If you had an Uber account in October 2016, then you are probably among the 2.7 million users in the UK to have had personal information stolen at that time

Uber logoI’m basing that “probably” on the fact that the Independent says that there are CURRENTLY 3 million Uber users in the UK.

From what I have read, the “only” information stolen was users’ names, addresses and mobile phone numbers. I haven’t seen anything that suggests that credit card information was stolen. I’m a bit surprised (and sceptical) about this as I’m sure I had to give all of that to Uber when I (very briefly!) had an account with them in the summer of this year. Uber, themselves, say that credit card information was not stolen, but you probably won’t be any more reassured by that than I was. Uber’s new CEO said on this subject:

“Our outside forensics experts have not seen any indication that trip location history, credit card numbers, bank account numbers, Social Security numbers or dates of birth were downloaded.”

As we all know, though, absence of evidence is not the same as evidence of absence. You can read all of Dara Khosrowshahi’s statement on Uber’s 2016 Data Security Incident by clicking here.

If you had an Uber account last year and want to check whether you’ve had information stolen then I suggest you check with “Have I been pwned?“.

Uber app on an iPhoneEven if no financial information, or information about specific Uber transactions, were stolen, the theft of names and email addresses can make other scams and crimes more likely against those affected. In particular, the combination of username and password stolen from Uber is likely to be tried in lots of other places online. You know what’s coming next – do not use the same password for more than one account. If “have I been pwned?” suggests your email address has been caught up in ANY data breaches (including the Uber one) then I really do recommend that you knuckle down to the chore of changing your passwords for all sensitive accounts and make the password unique to each account.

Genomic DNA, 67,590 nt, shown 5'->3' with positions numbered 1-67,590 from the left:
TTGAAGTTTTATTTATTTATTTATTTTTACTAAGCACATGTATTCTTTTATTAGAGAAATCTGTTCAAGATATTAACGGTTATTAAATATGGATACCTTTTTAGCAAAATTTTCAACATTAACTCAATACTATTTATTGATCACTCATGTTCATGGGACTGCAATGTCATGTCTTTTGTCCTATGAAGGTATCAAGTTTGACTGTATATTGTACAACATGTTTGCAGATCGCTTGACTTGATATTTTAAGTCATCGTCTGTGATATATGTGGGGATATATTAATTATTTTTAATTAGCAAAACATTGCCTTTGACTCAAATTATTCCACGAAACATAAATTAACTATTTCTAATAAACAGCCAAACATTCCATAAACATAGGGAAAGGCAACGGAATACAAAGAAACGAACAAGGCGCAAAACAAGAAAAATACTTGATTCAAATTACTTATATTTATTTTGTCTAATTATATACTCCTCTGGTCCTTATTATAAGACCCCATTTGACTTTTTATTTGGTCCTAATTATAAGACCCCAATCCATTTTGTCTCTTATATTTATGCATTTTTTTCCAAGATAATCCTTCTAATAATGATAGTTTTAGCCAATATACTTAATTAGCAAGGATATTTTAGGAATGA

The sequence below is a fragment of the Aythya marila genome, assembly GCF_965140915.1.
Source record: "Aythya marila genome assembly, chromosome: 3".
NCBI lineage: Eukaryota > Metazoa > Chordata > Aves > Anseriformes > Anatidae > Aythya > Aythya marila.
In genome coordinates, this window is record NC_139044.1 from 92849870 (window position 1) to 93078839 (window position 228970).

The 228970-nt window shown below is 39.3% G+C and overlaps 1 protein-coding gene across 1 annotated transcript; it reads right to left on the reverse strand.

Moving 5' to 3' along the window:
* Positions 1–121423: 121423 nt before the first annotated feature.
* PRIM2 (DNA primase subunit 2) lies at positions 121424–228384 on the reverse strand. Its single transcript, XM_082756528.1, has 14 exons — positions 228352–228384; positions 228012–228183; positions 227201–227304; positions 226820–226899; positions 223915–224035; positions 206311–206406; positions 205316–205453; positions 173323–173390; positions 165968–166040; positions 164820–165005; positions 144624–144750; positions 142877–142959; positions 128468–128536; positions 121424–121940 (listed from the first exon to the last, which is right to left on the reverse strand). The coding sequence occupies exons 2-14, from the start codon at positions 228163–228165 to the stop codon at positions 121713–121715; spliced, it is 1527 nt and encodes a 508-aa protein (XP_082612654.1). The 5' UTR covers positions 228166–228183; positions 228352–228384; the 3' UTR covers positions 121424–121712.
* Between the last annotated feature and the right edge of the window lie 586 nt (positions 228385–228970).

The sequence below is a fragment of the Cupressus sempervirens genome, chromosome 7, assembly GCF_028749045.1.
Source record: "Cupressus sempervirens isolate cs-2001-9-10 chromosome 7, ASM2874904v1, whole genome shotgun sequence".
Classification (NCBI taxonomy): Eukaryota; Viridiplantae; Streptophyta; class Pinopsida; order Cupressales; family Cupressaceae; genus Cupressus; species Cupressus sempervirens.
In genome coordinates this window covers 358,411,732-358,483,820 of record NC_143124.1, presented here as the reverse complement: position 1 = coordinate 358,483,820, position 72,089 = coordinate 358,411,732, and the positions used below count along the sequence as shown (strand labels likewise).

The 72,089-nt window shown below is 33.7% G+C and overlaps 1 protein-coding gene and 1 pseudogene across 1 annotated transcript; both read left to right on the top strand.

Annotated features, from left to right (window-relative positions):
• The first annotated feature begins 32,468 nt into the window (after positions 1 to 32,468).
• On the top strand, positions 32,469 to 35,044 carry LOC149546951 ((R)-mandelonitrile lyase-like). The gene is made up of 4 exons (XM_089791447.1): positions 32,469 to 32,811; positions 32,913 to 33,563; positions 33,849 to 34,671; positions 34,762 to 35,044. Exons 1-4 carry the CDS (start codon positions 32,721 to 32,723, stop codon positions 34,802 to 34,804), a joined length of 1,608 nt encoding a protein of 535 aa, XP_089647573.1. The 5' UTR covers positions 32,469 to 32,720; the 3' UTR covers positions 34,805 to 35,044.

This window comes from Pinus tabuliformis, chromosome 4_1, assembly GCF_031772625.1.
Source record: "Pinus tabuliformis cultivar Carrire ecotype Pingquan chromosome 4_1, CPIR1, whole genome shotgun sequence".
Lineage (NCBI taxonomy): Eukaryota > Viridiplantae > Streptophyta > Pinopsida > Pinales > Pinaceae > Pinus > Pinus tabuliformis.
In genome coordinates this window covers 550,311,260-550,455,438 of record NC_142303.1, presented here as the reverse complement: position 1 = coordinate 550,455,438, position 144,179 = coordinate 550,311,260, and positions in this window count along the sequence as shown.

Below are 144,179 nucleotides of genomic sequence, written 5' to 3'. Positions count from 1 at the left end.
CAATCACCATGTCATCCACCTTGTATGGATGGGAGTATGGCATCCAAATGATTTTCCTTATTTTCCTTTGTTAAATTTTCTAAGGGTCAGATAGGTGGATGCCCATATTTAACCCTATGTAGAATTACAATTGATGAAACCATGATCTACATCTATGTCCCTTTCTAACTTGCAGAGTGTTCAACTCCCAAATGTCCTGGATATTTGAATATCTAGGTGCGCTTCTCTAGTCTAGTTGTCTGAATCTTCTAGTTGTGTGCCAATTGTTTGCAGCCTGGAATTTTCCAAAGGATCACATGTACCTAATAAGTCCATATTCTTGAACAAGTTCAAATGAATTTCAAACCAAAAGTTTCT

I suspect I’m banging my head against a brick wall, here, just as I suspect the same when haranguing my IT support clients about making data backups. However, I’ve seen enough grief and problems caused that I think it’s worth persevering with these issues.

Cabbie against Uber

Well, here’s one person who hopes Uber will lose their appeal

What really hit the headlines about this breach wasn’t the fact that data had been stolen. It wasn’t even the fact that Uber had failed to tell its users of the breach. It was the fact that they had paid the hackers $100,000 to keep the breach quiet.

Surely even the most hardened “free enterprise supporter” would agree that this is indefensible. Not exactly the kind of thing that Uber want to come to light at the moment, with Transport for London having already concluded that “Uber London Limited is not fit and proper to hold a private hire operator licence”. (source: TfL). Although Uber’s licence to operate in London has now expired, they will be allowed to continue to operate until the result of legal appeals is announced. This could take a year, but hearings could start as soon as this month (December 2017).

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Has your email address (and, possibly, password) been caught up in a data breach?

Hunched Hoodie

A ne’er-do-well